A Short History of Progress

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House of Anansi, Oct 23, 2004 - Social Science - 224 pages
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Each time history repeats itself, so it's said, the price goes up. The twentieth century was a time of runaway growth in human population, consumption, and technology, placing a colossal load on all natural systems, especially earth, air, and water -- the very elements of life. The most urgent questions of the twenty-first century are: where will this growth lead? can it be consolidated or sustained? and what kind of world is our present bequeathing to our future?

In his #1 bestseller A Short History of Progress Ronald Wright argues that our modern predicament is as old as civilization, a 10,000-year experiment we have participated in but seldom controlled. Only by understanding the patterns of triumph and disaster that humanity has repeated around the world since the Stone Age can we recognize the experiment's inherent dangers, and, with luck and wisdom, shape its outcome.

 

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A SHORT HISTORY OF PROGRESS

User Review  - Kirkus

A provocative assembling of evidence from history, archaeology and anthropology that what we call civilization may carry the seeds of its own destruction.Already a bestseller in his native Canada ... Read full review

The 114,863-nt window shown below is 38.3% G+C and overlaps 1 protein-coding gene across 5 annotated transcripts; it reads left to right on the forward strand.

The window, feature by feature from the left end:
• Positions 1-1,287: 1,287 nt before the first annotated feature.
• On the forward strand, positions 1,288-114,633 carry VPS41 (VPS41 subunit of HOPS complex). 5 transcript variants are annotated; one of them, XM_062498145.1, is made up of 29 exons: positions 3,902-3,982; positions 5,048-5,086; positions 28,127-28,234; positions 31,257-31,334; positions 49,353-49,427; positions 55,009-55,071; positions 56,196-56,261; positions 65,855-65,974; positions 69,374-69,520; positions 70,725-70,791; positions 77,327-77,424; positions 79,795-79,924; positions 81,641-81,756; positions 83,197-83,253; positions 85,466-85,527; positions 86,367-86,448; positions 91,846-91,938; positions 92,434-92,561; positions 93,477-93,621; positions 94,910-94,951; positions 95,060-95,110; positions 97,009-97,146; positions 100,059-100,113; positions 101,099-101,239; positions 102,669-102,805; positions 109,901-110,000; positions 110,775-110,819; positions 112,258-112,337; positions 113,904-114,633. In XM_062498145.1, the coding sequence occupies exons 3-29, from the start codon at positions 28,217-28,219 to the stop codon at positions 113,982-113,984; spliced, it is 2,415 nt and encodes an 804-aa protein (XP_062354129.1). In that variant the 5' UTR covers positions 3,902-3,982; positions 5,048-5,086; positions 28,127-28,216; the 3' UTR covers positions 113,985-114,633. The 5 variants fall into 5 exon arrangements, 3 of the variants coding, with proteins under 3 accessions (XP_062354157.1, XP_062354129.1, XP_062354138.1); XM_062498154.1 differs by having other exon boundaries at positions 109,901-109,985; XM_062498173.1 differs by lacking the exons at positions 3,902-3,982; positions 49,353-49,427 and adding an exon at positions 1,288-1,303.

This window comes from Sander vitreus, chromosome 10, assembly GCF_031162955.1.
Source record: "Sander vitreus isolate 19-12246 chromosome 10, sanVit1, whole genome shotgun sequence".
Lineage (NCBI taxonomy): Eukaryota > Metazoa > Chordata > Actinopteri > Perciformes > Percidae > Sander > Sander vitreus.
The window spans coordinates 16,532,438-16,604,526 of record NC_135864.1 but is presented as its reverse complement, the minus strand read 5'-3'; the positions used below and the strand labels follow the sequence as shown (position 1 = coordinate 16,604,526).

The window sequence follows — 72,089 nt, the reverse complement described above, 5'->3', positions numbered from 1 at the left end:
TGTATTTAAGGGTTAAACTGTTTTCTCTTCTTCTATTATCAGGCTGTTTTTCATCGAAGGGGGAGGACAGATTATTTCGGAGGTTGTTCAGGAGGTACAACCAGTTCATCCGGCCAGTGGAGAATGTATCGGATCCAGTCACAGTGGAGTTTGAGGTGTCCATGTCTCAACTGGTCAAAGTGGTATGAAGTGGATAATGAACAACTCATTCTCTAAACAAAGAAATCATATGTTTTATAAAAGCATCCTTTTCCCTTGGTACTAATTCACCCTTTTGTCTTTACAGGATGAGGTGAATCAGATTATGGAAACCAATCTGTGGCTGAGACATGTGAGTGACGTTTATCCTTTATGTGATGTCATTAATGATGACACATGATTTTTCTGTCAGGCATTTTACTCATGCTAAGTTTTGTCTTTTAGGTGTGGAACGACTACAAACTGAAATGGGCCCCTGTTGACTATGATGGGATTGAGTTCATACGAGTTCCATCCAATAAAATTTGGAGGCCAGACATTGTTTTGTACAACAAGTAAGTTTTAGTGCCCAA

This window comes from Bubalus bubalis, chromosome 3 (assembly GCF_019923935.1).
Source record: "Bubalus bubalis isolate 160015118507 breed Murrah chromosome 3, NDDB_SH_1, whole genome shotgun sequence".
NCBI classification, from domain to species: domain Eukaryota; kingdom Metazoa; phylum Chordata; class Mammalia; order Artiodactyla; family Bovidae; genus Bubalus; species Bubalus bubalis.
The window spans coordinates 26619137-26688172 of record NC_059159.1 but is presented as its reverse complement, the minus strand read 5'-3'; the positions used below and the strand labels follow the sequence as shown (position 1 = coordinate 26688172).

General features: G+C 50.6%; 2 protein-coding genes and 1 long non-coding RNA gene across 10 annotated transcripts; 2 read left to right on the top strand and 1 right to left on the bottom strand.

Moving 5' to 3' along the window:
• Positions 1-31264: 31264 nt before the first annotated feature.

A short history of progress

User Review  - Not Available - Book Verdict

Progress can do us in, or so argues British historian Wright as he embarks on a lively if meandering journey through the development and demise of ancient civilizations to determine whether our ... Read full review

Contents

Gauguins Questions
1
The Great Experiment
29
in Fools Paradise
55
Pyramid Schemes
81
The Rebellion of the Tools
107
Copyright

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About the author (2004)

Ronald Wright is an award-winning novelist, historian, and essayist. His 2004 CBC Massey Lectures A Short History of Progress was a national bestseller, and his bestselling nonfiction book Stolen Continents won the Gordon Montador Award. His first novel, A Scientific Romance, won the 1997 David Higham Prize for Fiction and was a Globe and Mail, Sunday Times, and New York Times book of the year. Ronald Wright lives in British Columbia.

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